Romelu Lukaku put Everton ahead with a calm finish but Watford came roaring back and Stefano Okaka made it 1-1 at the break thanks to his fine back heel finish. In the second half Walter Mazzarri‘s side cranked up the pressure and made the most of some poor Everton defending from set pieces as Sebastian Prodl and then Okaka scored from headers to make it 3-1.

Lukaku headed home with five minutes to go to make it 3-2 and set up a nervy finish but the Hornets held on for a big win.

The victory moves Watford onto 21 points for the season and momentarily up to seventh, while Everton remain on 20 points and have now lost three of their last five games.

[ MORE: Watch full PL match replays ]

Early on Everton looked lively and they almost went ahead as a corner from the right was played short to Gerard Deulofeu and his dipping cross almost caught out Heurelho Gomes at the near post but the Watford goalkeeper hooked the ball off the line.

Watford began to come into the game with Etienne Capoue causing problems but soon Everton were ahead. A clipped ball over the top from Gareth Barry caught out Watford’s entire backline and Lukaku latched onto the loose ball and slotted home his first goal in five games and his eighth in the Premier League this season. 1-0 to the Toffees.

[ MORE: Latest Premier League standings ]

Soon after Troy Deeney was found in the box by Nordin Amrabat but a heavy touch saw the chance for him come and go. Watford huffed and puffed and eventually they were level through a wonderful finish from Okaka.

Amrabat’s cross from the right was met by the Italian striker at the near post and he sent in a beautiful back heel effort to score his first goal for Watford. 1-1. Before half time the Hornets had a great chance but Deeney didn’t anticipate Seamus Coleman missing the ball at the back post and the teams went in level.

[ VIDEO: Premier League highlights ]

In the second half Everton started the better of the two teams and at the other end Prodl headed over from a good position inside the box but soon he would make up for that miss. Jose Holebas’ free kick from the left was nodded home by Prodl as he made it 2-1 and was completely unchallenged.

[ MORE: Full lineups, stats, box score ]

Watford were flying as Miguel Britos then forced Maarten Stekelenburg into a magnificent save as his header at the back post was tipped over and from the resulting corner the Hornets went further ahead.

Okaka sent a flicked header at the near post towards the back post and the ball crossed the line with Leighton Baines trying to clear it. 3-1.

Everton brought on Ross Barkley, Enner Valencia and Aaron Lennon with the latter crossing for Lukaku who headed home to make it 3-2 and then Gomes spilled a cross but no Everton player reacted with the clock ticking down.

The Hornets held on, and put back-to-back defeats behind them with an important three points.

Atletico Nacional to honor Chapecoense at Club World Cup

LONDON, ENGLAND - NOVEMBER 30: A detailed view of the Chapecoense badge during a minutes silence ahead of the EFL Cup quarter final match between Arsenal and Southampton at the Emirates Stadium on November 30, 2016 in London, England.  (Photo by Clive Rose/Getty Images)
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OSAKA, Japan (AP) Colombia’s Atletico Nacional arrived in Japan for the Club World Cup on Saturday still dealing with the trauma of the recent airplane crash that caused the cancellation of the Copa Sudamericana final.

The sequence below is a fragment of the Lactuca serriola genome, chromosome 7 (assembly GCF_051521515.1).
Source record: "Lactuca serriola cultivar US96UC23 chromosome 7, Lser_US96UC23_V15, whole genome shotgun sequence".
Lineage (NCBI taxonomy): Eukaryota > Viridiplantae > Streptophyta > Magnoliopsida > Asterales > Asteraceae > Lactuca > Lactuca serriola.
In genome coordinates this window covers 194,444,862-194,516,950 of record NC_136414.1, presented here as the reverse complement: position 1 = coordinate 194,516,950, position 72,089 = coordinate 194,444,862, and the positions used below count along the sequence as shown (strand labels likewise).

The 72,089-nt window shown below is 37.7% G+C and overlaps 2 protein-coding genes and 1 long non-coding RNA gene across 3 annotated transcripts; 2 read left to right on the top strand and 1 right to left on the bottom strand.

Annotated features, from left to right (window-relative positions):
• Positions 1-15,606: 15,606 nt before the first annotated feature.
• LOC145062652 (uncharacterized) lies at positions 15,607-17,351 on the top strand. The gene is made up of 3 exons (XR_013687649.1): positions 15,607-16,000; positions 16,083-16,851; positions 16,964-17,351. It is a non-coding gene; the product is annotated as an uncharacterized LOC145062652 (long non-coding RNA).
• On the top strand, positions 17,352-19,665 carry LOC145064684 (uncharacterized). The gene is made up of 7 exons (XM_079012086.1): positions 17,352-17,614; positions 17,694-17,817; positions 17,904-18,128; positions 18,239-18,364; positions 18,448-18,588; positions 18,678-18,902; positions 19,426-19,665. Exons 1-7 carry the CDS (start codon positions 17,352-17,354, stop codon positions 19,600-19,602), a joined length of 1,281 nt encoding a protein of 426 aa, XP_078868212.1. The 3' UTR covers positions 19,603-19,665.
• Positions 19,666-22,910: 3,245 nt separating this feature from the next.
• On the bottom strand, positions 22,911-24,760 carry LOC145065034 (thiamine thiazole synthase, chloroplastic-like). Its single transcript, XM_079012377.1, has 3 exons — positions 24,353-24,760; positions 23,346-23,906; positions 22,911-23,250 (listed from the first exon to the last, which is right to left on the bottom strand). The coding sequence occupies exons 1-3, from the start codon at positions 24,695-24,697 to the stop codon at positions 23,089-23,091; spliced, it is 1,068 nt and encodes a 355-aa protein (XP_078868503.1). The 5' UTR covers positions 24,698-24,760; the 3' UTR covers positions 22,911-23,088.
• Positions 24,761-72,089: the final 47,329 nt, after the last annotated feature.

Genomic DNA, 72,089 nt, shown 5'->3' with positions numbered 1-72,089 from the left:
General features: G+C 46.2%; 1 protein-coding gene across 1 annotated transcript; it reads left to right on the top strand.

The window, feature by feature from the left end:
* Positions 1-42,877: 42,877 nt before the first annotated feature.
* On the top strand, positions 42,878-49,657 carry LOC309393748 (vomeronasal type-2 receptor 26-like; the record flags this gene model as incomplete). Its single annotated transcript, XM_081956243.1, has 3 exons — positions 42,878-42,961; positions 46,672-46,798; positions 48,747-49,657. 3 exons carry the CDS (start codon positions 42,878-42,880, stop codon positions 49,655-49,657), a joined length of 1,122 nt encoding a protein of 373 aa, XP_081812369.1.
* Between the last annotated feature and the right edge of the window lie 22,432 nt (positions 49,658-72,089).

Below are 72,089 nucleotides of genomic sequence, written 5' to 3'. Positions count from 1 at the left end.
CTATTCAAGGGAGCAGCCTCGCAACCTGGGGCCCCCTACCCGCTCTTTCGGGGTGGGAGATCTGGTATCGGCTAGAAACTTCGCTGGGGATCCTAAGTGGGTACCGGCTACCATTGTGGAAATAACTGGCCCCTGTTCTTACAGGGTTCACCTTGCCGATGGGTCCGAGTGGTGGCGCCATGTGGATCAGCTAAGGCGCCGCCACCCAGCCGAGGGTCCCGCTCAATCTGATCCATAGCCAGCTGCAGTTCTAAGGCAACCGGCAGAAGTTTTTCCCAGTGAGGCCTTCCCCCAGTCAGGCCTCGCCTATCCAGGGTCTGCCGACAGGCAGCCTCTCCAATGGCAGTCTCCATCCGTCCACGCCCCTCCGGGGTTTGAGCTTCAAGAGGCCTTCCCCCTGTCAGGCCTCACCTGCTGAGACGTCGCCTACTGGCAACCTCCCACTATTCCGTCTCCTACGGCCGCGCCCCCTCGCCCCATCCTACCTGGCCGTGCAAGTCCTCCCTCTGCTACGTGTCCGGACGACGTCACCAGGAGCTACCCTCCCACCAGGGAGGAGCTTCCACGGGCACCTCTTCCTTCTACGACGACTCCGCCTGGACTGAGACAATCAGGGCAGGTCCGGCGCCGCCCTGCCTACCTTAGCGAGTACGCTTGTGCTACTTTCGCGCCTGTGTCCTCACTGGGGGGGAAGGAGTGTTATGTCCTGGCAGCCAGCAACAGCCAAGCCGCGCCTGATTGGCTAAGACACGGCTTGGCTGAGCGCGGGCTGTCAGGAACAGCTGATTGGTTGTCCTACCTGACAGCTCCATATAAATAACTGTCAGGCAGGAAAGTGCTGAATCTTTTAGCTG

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Atletico was to play Brazilian club Chapecoense in the final but the plane carrying the Brazilian team to the game crashed, killing almost all on board.

Nacional qualified for the Club World Cup by winning the Copa Liberdatores in July and vowed to honor the memory of their rivals when they face either South Africa’s Mamelodi Sundowns or Japanese champions Kashima Antlers on Wednesday.

The directors of Atletico asked the governing body of South American football to award Chapecoense the Copa Sudamericana championship.

Atletico is hoping to advance to a final against Spanish giants Real Madrid on Dec. 18.

VIDEO: Stefano Okaka scores stunning flicked back heel goal

WATFORD, ENGLAND - DECEMBER 10:  Stefano Okaka of Watford (33) scores their first and equalising goal during the Premier League match between Watford and Everton at Vicarage Road on December 10, 2016 in Watford, England.  (Photo by Jordan Mansfield/Getty Images)
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Stefano Okaka has arrived in the Premier League.

The Watford striker, 27, scored his first goal for the club and in England with a majestic back heel flick to draw the Hornets level against Everton at Vicarage Road on Saturday.

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Okaka started the play as he put the ball out wide to Nordin Amrabat and then got himself in the box as he converted the cross with a delightful back heel finish on the turn.

Watch the video below to see Okaka get off the mark in the Premier League.

Not a bad way to do it, Stefano…


Watch Live: Watford vs. Everton (Lineups, Stream)

during the Barclays Premier League match between Watford and Everton at Vicarage Road on April 9, 2016 in Watford, England.
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Watford host Everton on Saturday at Vicarage Road (Watch live, 7:30 a.m. ET on NBCSN and online via NBCSports.com) in a battle between two teams hoping to get back on track.

WATCH LIVE ONLINE HERE

Both clubs will be eager to turn around their recent form which has seen Walter Mazzarri‘s Watford lose three of their last four Premier League games, while Everton has just one win in their last nine games in the Premier League under Ronald Koeman.

In team news Watford start Britos and Behrami as they return to the team, while Janmaat is back in the squad. Everton start Kevin Mirallas and Gerard Deulofeu out wide and Ramiro Funes Mori in central defense as Ross Barkley and Phil Jagielka drop to the bench.

LINEUPS

Watford: Gomes; Zuniga, Prödl, Britos, Holebas; Guedioura, Behrami, Capoue; Amrabat, Okaka, Deeney. Subs: Pantilimon, Kabasele, Janmaat, Watson, Success, Sinclair, Ighalo

Everton: Stekelenburg; Coleman, Williams, Funes Mori, Baines; Barry, Gueye, McCarthy; Mirallas, Lukaku, Deulofeu. Subs: Joel, Holgate, Jagielka, Cleverley, Barkley, Lennon, Valencia